United States District Court, W.D. Louisiana, Lafayette Division
PATRICK HANNA MAG. JUDGE.
A. DOUGHTY UNITED STATES DISTRICT JUDGE.
before the Court is a Motion to Dismiss for Improper Venue
or, In the Alternative, to Transfer Venue [Doc. No. 17] filed
by the defendant, Stabil Drill Specialties, L.L.C.
Technologies, LLC (“Extreme”) filed a Complaint
against Stabil on February 21, 2019, in the United States
District Court, Western District of Louisiana, alleging
Stabil's Smoothbore™ eccentric reamer infringes on
three of Extreme's patents. Extreme had previously filed
the same Complaint in the United States District Court,
Southern District of Texas, on February 15, 2019. Extreme
dismissed the Texas case without prejudice on February 21,
2019, and refiled in this district the same day.
March 4, 2019, Stabil filed the pending Motion to Dismiss for
Improper Venue or, In the Alternative, to Transfer Venue.
Extreme filed an opposition to Stabil's motion on May 20,
2019 [Doc. No. 25]. A Reply [Doc. No. 28] was filed by Stabil
on May 29, 2019. This matter is ripe.
Rule 12(b)(3) motion, Stabil argues that Extreme's
Complaint is insufficient to support venue in this district,
that the allegations are vague, and that they do not identify
specific infringing acts by Stabil which occurred in the
Western District of Louisiana. Alternatively, Stabil argues
that this matter should be transferred to the Southern
District of Texas because venue is more convenient there. In
its opposition, Extreme maintains that venue is proper in the
Western District of Louisiana, in accordance with 28 U.S.C.
§ 1400(b), as Stabil “resides” in Louisiana
as a Louisiana limited liability company.
Extreme maintains that venue should not be transferred to the
Southern District of Texas, as Stabil has not proven that the
Southern District of Texas is “clearly more
convenient” than the Western District of Louisiana.
In re Volkswagen of America, Inc., 545 F.3d 304
(5th Cir. 2008).
TC Heartland, LLC v. Craft Foods Group Brands, LLC,
137 S.Ct. 1514 (2017), the Supreme Court held that the sole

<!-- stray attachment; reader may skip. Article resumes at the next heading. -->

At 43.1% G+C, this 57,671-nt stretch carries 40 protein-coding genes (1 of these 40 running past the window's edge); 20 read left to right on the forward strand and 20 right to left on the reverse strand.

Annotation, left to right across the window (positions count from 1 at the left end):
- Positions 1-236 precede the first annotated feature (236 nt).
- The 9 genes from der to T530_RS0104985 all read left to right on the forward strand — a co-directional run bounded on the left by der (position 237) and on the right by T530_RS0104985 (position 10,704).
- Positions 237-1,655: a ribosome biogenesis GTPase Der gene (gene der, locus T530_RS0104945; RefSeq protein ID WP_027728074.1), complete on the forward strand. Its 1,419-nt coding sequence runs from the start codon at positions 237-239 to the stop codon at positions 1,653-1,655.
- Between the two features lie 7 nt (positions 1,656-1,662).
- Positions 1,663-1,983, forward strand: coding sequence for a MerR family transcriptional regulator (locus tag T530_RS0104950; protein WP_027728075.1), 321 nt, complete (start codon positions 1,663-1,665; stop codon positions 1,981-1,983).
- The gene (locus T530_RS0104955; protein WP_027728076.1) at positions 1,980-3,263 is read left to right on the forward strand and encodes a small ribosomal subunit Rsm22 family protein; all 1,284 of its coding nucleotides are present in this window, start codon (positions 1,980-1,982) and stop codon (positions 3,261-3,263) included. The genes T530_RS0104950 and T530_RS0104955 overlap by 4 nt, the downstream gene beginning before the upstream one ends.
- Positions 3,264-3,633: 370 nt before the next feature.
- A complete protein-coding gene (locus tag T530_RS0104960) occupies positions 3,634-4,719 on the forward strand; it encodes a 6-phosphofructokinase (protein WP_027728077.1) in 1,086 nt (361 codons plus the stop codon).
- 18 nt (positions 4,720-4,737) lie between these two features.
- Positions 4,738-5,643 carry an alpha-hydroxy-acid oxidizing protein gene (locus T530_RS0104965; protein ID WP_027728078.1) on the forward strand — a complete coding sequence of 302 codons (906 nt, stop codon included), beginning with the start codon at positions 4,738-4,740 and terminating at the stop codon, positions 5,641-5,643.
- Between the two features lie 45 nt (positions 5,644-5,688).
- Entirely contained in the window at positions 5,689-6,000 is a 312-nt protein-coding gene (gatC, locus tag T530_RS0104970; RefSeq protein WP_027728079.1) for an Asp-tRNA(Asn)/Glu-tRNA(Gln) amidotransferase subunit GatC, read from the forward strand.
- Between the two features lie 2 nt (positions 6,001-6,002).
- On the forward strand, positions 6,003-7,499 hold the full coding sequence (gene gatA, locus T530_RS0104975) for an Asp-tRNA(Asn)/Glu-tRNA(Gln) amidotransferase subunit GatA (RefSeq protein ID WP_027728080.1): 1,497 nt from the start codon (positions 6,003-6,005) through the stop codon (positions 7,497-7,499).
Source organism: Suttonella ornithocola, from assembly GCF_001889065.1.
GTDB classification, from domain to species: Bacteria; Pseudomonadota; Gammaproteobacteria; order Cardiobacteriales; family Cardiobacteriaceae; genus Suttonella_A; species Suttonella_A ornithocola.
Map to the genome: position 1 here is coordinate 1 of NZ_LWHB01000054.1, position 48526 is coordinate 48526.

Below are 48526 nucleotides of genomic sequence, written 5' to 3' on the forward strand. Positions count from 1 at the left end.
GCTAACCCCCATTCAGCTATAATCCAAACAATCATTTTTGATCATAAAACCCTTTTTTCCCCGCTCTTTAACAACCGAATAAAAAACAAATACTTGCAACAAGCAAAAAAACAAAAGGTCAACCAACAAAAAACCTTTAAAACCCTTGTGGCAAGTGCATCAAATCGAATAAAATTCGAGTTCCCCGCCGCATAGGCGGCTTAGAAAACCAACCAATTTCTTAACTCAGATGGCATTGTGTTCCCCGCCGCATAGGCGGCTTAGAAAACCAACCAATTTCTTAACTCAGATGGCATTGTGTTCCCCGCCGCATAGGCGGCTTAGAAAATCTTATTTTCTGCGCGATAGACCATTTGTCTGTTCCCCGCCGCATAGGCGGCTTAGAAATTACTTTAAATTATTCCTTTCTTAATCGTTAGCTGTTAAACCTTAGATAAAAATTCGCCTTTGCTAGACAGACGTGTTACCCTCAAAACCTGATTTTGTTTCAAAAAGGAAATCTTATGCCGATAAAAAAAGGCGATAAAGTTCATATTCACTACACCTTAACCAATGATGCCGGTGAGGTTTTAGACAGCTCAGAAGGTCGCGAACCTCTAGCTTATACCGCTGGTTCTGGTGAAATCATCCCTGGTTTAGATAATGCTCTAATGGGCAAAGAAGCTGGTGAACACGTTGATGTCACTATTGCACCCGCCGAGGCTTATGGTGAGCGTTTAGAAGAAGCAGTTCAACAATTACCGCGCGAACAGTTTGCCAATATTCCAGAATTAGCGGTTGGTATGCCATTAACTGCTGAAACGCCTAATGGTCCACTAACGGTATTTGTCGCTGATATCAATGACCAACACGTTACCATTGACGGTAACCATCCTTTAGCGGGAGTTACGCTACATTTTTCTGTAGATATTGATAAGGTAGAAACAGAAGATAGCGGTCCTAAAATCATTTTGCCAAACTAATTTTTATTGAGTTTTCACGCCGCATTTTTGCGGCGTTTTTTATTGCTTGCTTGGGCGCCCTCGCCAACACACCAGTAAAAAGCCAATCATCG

and exclusive provision controlling venue in patent
infringement actions is 28 U.S.C. § 1400(b). Pursuant to
§ 1400(b), patent infringement suits may be brought in
the “judicial district where the defendant resides, or
where the defendant has committed acts of infringement and
has a regular and established place of business.” In
TC Heartland, the Supreme Court concluded that a
domestic corporation “resides” only in the state
burden to demonstrate proper venue upon a defendant's
motion to dismiss for lack of venue rests with the plaintiff.
In re ZTE (USA) Inc., 890 F.3d 1008 (Fed. Cir.
2018). The United States Court of Appeals for the Fifth
Circuit take the practical approach of permitting district
courts to transfer a case under 28 U.S.C. §1404(a) or
§1406(a) without ever deciding whether venue is proper.
And, a party's motion to transfer under §1404(a) is
not an admission that venue is proper. Bentz v
Recile, 778 F.2d 1026 (5th Cir. 1985).
maintains that venue is not proper in the Western District of
Louisiana in that Extreme has not met either prong of 28
U.S.C. § 1400(b).
VENUE UNDER § 1400(b)
Judicial District Where The Defendant
first prong of § 1400(b), patent infringement suits may
be brought in the judicial district where the defendant
“resides.” The defendant, Stabil, is a limited
liability company that was formed in Louisiana, and which
also has a place of business in Louisiana. The courts are not
clear where an LLC “resides.” However, this court
believes that Extreme's argument is persuasive. Stabil is
a Louisiana LLC, formed in the State of Louisiana and does
business in the State of Louisiana. Stabil
“resides” in Louisiana.
Where The Defendant Has Committed Acts Of Infringement
And Has A Regular and ...